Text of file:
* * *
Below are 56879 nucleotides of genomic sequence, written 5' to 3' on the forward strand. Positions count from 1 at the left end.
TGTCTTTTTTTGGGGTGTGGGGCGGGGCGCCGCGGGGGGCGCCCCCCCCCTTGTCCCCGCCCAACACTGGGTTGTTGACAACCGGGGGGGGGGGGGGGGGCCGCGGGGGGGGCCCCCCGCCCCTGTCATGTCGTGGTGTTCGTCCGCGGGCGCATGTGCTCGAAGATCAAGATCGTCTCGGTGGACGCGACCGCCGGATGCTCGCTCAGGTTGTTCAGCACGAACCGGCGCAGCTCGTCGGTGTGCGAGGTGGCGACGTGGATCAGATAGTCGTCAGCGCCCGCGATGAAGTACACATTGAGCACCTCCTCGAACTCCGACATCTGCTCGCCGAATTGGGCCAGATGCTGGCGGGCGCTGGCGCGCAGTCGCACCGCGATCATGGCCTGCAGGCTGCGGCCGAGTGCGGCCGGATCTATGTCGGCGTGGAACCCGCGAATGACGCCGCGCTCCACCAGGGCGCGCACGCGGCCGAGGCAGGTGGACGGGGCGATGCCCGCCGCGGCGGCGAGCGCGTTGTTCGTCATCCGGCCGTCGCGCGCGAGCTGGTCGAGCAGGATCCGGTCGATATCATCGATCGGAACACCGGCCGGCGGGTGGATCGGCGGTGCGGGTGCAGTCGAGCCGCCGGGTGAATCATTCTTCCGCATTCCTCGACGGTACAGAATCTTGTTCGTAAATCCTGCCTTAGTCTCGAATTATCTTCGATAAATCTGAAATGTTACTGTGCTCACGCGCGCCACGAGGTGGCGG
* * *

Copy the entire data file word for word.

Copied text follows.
Below are 56879 nucleotides of genomic sequence, written 5' to 3' on the forward strand. Positions count from 1 at the left end.
TGTCTTTTTTTGGGGTGTGGGGCGGGGCGCCGCGGGGGGCGCCCCCCCCCTTGTCCCCGCCCAACACTGGGTTGTTGACAACCGGGGGGGGGGGGGGGGGCCGCGGGGGGGGCCCCCCGCCCCTGTCATGTCGTGGTGTTCGTCCGCGGGCGCATGTGCTCGAAGATCAAGATCGTCTCGGTGGACGCGACCGCCGGATGCTCGCTCAGGTTGTTCAGCACGAACCGGCGCAGCTCGTCGGTGTGCGAGGTGGCGACGTGGATCAGATAGTCGTCAGCGCCCGCGATGAAGTACACATTGAGCACCTCCTCGAACTCCGACATCTGCTCGCCGAATTGGGCCAGATGCTGGCGGGCGCTGGCGCGCAGTCGCACCGCGATCATGGCCTGCAGGCTGCGGCCGAGTGCGGCCGGATCTATGTCGGCGTGGAACCCGCGAATGACGCCGCGCTCCACCAGGGCGCGCACGCGGCCGAGGCAGGTGGACGGGGCGATGCCCGCCGCGGCGGCGAGCGCGTTGTTCGTCATCCGGCCGTCGCGCGCGAGCTGGTCGAGCAGGATCCGGTCGATATCATCGATCGGAACACCGGCCGGCGGGTGGATCGGCGGTGCGGGTGCAGTCGAGCCGCCGGGTGAATCATTCTTCCGCATTCCTCGACGGTACAGAATCTTGTTCGTAAATCCTGCCTTAGTCTCGAATTATCTTCGATAAATCTGAAATGTTACTGTGCTCACGCGCGCCACGAGGTGGCGG